FDA Phones a Friend: Joint Statement with CMS Eschews CLIA Modernization and Supports FDA Oversight of LDTs

February 5, 2024By Steven J. Gonzalez & Gail H. Javitt & Allyson B. Mullen

On January 18, 2024, the director of FDA’s Center for Devices and Radiological Health and the chief medical officer and acting director of CMS’ Center for Clinical Standards and Quality issued a joint press release supporting FDA’s recent proposed rule regulating Laboratory Developed Tests (LDTs). That CMS teamed up with its sister agency to support FDA’s proposed rule is itself unusual.  More surprising still is CMS’ unabashed declaration of its own lack of “expertise to assure that tests work,” given CMS has for decades been responsible for implementation of the Clinical Laboratory Improvement Amendments of 1988 (CLIA) and, according to CMS’s own 2006 CLIA fact sheet, “has primary responsibility under CLIA for regulating laboratories.”

Indeed, as the fact sheet explains, Congress enacted CLIA following reports of inaccurate Pap smear results intended to detect cervical cancer precisely to ensure the “accuracy and reliability of all laboratory testing.”  Under this paradigm, only laboratories certified by CMS (or a deemed accrediting body) may perform clinical testing services.  To obtain certification, laboratories must comply with regulatory requirements relating to personnel qualification and training, record keeping, quality control, and proficiency testing, and must maintain a quality assurance and quality control program adequate to ensure the validity and reliability of the laboratory examinations. CLIA-certified laboratories are subject to inspections by CMS (or a CMS-approved accreditation organization) to confirm that the testing complies with CLIA regulations, including that there is adequate validation of the tests, supervision by the laboratory director and quality procedures in place.

The joint press release largely repeats, and has CMS endorse, the arguments FDA has previously made in support of its proposed rule, which we rebut in the detailed comments we filed on behalf of a coalition of laboratories. The two agencies are similarly aligned in their opposition to suggestions that “concerns with LDTs should be addressed through expansion of CLIA.” Many have read this as a deliberate swipe at an alternative, legislative pathway for CLIA modernization proposed by the Association for Molecular Pathology and supported by a diverse group of stakeholders.  The joint press release counters that “this is not the answer,” and alleges that “establishing a duplicative system for the oversight of tests by expanding CLIA would create more government bureaucracy and inconsistencies.”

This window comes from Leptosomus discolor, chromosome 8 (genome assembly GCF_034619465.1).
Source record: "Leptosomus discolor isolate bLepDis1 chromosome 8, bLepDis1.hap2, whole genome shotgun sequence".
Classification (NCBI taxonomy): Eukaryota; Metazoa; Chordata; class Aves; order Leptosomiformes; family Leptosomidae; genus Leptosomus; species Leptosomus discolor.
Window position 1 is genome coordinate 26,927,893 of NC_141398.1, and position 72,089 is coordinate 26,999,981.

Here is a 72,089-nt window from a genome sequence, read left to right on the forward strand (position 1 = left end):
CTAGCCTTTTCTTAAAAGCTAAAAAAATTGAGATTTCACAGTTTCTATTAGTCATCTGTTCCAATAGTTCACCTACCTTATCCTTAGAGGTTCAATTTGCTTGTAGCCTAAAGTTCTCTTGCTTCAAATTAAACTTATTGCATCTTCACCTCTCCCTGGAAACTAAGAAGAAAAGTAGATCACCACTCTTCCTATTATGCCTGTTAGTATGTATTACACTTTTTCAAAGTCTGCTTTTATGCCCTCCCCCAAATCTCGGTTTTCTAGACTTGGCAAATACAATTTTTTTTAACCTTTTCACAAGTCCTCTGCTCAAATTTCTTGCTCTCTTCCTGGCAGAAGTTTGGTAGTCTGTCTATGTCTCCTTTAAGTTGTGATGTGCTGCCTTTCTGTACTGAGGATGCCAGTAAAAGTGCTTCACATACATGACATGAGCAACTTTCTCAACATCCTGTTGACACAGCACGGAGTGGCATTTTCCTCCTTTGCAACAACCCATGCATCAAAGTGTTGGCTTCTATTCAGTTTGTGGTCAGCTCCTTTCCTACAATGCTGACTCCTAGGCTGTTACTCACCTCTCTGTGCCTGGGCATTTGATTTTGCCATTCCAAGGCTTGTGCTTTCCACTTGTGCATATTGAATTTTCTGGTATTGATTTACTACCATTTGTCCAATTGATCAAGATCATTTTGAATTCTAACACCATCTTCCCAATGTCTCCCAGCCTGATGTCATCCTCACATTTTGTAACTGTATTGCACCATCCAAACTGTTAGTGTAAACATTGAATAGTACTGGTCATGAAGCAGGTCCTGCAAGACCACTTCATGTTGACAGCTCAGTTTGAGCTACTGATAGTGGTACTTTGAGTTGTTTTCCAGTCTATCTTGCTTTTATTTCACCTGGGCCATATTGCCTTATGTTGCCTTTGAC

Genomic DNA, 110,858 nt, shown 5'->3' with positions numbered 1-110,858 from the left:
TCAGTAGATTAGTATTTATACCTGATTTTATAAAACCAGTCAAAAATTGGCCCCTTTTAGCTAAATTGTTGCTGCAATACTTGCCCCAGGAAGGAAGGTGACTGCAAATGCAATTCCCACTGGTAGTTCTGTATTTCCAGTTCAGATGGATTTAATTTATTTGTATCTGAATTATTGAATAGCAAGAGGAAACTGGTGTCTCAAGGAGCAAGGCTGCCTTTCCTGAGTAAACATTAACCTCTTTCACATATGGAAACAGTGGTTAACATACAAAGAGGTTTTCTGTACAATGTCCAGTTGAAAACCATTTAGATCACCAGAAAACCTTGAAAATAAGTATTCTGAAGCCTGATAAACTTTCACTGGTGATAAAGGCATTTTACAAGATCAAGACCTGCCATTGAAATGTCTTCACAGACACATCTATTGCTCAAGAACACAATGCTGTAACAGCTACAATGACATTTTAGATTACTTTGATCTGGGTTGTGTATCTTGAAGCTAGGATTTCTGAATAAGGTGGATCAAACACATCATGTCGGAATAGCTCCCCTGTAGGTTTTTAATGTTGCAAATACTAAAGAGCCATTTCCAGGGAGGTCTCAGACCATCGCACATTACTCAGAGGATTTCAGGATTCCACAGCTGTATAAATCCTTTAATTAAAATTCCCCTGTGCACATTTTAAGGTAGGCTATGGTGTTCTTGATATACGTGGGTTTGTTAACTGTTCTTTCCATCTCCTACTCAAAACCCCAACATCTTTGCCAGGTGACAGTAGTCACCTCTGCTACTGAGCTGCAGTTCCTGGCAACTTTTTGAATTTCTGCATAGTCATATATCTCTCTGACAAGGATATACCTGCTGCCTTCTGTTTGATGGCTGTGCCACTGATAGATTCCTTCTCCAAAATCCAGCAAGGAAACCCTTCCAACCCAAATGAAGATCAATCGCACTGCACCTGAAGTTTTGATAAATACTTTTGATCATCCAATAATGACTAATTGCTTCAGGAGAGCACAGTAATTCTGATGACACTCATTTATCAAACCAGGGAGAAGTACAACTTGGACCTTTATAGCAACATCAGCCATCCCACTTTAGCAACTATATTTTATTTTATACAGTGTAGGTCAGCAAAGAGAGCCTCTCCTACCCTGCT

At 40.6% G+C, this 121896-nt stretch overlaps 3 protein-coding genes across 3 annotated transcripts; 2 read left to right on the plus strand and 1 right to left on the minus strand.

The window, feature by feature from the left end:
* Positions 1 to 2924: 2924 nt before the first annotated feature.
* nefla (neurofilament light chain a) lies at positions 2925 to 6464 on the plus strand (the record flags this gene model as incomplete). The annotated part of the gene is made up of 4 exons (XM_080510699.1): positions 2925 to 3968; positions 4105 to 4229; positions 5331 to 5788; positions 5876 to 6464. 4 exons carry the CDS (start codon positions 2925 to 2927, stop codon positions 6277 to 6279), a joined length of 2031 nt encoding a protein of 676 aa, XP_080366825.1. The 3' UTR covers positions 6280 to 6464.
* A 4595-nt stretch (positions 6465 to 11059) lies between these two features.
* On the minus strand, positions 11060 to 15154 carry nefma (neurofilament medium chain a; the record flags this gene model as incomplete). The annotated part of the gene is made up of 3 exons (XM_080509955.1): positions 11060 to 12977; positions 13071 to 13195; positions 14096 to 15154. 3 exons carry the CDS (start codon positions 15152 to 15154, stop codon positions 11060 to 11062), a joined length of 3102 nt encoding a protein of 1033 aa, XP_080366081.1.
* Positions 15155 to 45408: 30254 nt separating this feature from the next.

There is great irony in the agencies’ professed concern for increasing bureaucracy.  In a case of the pot calling the kettle black, FDA has no stated plan of how it will address its exponentially increasing workload should it finalize its proposed LDT rule. FDA estimates that the proposed rule would increase the volume of device premarket submissions it receives up to twenty-fold in a single year and that the volume would, on an ongoing basis, be at levels at least twice as high as FDA currently manages. FDA will need to hire (and train) significant volumes of new personnel to manage these new submissions just as CMS may need to hire (and train) additional personnel if its authority is significantly expanded. And while FDA suggests in the proposed rule that review of LDT applications could be outsourced to third-party reviewers (which is entirely unrealistic given the program’s history), the suggestion of needing outside help simply underscores that FDA does not believe that it currently has the personnel it needs to regulate LDTs.

The press release also fails to consider other pathways to address the agencies’ concerns about LDTs. Some states, like New York, require separate licensure of laboratories and premarket review of certain tests, including review of clinical validation data, to perform LDTs on specimens from the state. We are unaware of FDA having expressed that New York State’s validation requirements are inadequate, and New York State approval is not accompanied by the myriad other FDA requirements for medical devices that FDA’s proposed rule would impose on labs (e.g., Medical Device Reporting, Quality System Regulation compliance, and reporting of corrections and removals).

The joint press release provides support for the adage that “opposites attract”; FDA claims broad authority to regulate LDTs notwithstanding its lack of statutory authority under the Federal Food, Drug, and Cosmetic Act, while CMS disavows the clear authority over clinical laboratory testing with which it has long been imbued under CLIA.